Last week, the State of Texas sued Google in state court for allegedly deceptive advertisements by radio personalities (radio DJs) praising the Google smartphone, the Pixel 4. The lawsuit claims that Google violated the state’s Deceptive Trade Practices Act when it used radio personalities to read scripted testimonials before they had access to the phone. According to the state’s petition, the media company had requested, and allegedly was initially refused, Pixel 4 phones from Google to validate the endorsement claims. At the same time, the petition concedes that Google did ultimately provide Pixel 4 phones to the media company. The state appears to take issue primarily with the alleged timing of when the phones were provided. A spokesman for Google has responded that the “[state’s] allegations appear to misrepresent what occurred here,” signaling that more facts will be revealed as this lawsuit develops. In addition to injunctive relief, the state is requesting civil penalties against Google.
According to the lawsuit, radio personalities made statements including, “It’s my favorite phone camera out there, especially in low light, thanks to Night Sight Mode,” and “The only thing I love more than taking the perfect photo? Taking the perfect photo at night.” These types of radio advertisements are not new. For decades, radio personalities have endorsed products through paid advertisements. In fact, Texas alleges that Google’s creative control in the advertisements at issue “is customary in the advertising industry.” So, this lawsuit is surprising for a couple of reasons. First, because there does not seem to be any dispute that Google in fact provided the Pixel 4 phones to be tested by the radio personalities, nor is there any claim that, at the end of the day, the scripted testimonials were actually false. How much momentum Texas is able to create on an apparent dispute about timing remains to be seen. Second, this suit challenges the use of advertisements in a traditional medium, while enforcement more recently has focused on new app technology and the increased use of influencers on social media, both of which have raised new issues involving the deceptiveness of paid advertisements on these platforms.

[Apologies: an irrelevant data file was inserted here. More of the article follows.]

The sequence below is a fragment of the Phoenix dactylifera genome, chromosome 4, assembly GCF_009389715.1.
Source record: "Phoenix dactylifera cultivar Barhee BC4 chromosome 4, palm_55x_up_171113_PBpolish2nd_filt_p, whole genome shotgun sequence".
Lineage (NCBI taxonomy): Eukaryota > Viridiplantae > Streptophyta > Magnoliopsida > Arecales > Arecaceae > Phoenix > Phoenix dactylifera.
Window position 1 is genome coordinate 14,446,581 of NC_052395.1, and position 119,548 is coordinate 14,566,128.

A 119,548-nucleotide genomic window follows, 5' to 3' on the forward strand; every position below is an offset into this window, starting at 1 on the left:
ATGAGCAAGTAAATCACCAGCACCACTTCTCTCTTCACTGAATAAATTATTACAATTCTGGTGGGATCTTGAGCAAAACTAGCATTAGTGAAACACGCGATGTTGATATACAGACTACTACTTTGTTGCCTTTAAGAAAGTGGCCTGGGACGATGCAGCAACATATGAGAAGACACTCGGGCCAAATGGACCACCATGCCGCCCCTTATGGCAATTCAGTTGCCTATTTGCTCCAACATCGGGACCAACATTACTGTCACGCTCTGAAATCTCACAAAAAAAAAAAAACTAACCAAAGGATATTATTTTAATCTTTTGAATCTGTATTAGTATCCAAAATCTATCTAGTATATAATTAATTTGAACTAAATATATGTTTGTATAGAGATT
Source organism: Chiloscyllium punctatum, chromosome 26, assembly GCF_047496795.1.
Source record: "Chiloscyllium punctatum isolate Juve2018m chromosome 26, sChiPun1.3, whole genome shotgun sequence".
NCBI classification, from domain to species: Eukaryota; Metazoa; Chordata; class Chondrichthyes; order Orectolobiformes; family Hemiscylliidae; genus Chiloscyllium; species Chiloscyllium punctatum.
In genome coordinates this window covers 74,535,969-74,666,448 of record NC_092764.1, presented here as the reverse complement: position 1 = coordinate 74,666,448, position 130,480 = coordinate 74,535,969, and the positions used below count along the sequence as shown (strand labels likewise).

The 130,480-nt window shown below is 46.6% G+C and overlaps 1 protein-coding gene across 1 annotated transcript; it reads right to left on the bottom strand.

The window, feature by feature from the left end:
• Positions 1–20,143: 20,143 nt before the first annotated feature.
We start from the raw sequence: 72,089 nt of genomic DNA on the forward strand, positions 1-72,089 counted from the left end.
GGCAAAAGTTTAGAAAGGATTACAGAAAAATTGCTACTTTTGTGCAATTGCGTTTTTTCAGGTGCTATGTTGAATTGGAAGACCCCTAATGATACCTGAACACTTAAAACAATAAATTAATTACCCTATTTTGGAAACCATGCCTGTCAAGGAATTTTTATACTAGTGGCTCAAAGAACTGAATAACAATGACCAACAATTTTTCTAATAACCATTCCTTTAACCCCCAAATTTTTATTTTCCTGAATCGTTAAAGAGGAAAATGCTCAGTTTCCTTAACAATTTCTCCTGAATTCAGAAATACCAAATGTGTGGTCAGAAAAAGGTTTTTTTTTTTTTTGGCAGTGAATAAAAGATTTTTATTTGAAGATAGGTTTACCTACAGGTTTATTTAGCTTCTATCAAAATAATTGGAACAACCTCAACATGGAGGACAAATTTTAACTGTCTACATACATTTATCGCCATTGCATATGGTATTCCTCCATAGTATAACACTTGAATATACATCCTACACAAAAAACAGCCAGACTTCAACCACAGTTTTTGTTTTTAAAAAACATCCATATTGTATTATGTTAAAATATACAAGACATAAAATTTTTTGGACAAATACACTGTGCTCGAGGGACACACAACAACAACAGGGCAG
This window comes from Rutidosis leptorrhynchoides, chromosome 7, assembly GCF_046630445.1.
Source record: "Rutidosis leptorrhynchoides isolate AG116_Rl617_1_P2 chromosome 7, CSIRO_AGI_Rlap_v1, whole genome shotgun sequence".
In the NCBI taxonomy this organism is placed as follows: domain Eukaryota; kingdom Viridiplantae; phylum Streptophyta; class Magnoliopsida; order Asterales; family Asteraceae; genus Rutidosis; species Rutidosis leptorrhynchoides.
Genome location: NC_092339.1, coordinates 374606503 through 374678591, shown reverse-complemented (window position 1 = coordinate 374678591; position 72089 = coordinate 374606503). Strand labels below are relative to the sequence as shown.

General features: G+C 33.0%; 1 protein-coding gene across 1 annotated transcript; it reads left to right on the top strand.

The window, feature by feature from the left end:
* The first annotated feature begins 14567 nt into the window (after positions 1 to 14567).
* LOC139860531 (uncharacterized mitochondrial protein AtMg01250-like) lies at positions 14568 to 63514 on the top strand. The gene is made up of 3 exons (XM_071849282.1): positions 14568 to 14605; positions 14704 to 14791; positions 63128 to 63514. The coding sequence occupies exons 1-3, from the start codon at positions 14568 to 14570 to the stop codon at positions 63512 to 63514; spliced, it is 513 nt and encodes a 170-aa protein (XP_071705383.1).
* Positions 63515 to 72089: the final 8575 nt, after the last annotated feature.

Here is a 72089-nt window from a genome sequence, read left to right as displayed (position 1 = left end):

The lawsuit does, however, signal multiple trends in the area of advertising. We previously discussed the U.S. Supreme Court’s decision in AMG Capital Management v. FTC, which eliminated the FTC’s primary tool for recovering monetary redress in enforcement actions. This lawsuit is a significant example of the enforcement states stepping in to fill the void created by AMG. Each state’s deceptive practices act provides different ranges for penalties, but the Texas statute creates significant penalty exposure. Under the Texas Deceptive Trade Practices Act, the attorney general can request civil penalties of up to $10,000 per violation, which is what this lawsuit requests. Like many states’ “mini FTC Acts,” the Texas statute does not define what constitutes a “violation,” vesting the court with discretion to count any violations and calculate any penalties.
The lawsuit also is in alignment with renewed enforcement attention to allegedly deceptive endorsement practices. The FTC announced last October that it would be taking widespread enforcement action against deceptive endorsement practices. Notably, the FTC mentioned the practice of misrepresenting that the endorser was an actual, current or recent user. Texas has made a significant move in this area by filing this first-in-the-nation lawsuit and beating both the FTC and other states to the courthouse. Finally, given the recent change in federal administration from Trump to Biden, this lawsuit may reflect a realignment of Republican AGs’ offices away from collaboration with Democrat-led federal enforcers like the FTC.
So what does all this mean? Just like you should not focus only on the FTC and take the state AGs for granted, don’t focus only on social media influencers and forget about the use of more traditional endorsements. Just because DJs have been hawking product during music breaks forever and a day doesn’t mean they get an exemption. It is a good time to ask your marketers about all the ways they are using endorsements to make sure they are broadly compliant and not just lasering in on social media influencers.
Interested in hearing about more about advertising and State AGs? Join today’s session on State AG enforcement as part of our monthlong webinar series that recaps the key insights and lessons learned in advertising and marketing law in 2021 and predicts trends for 2022.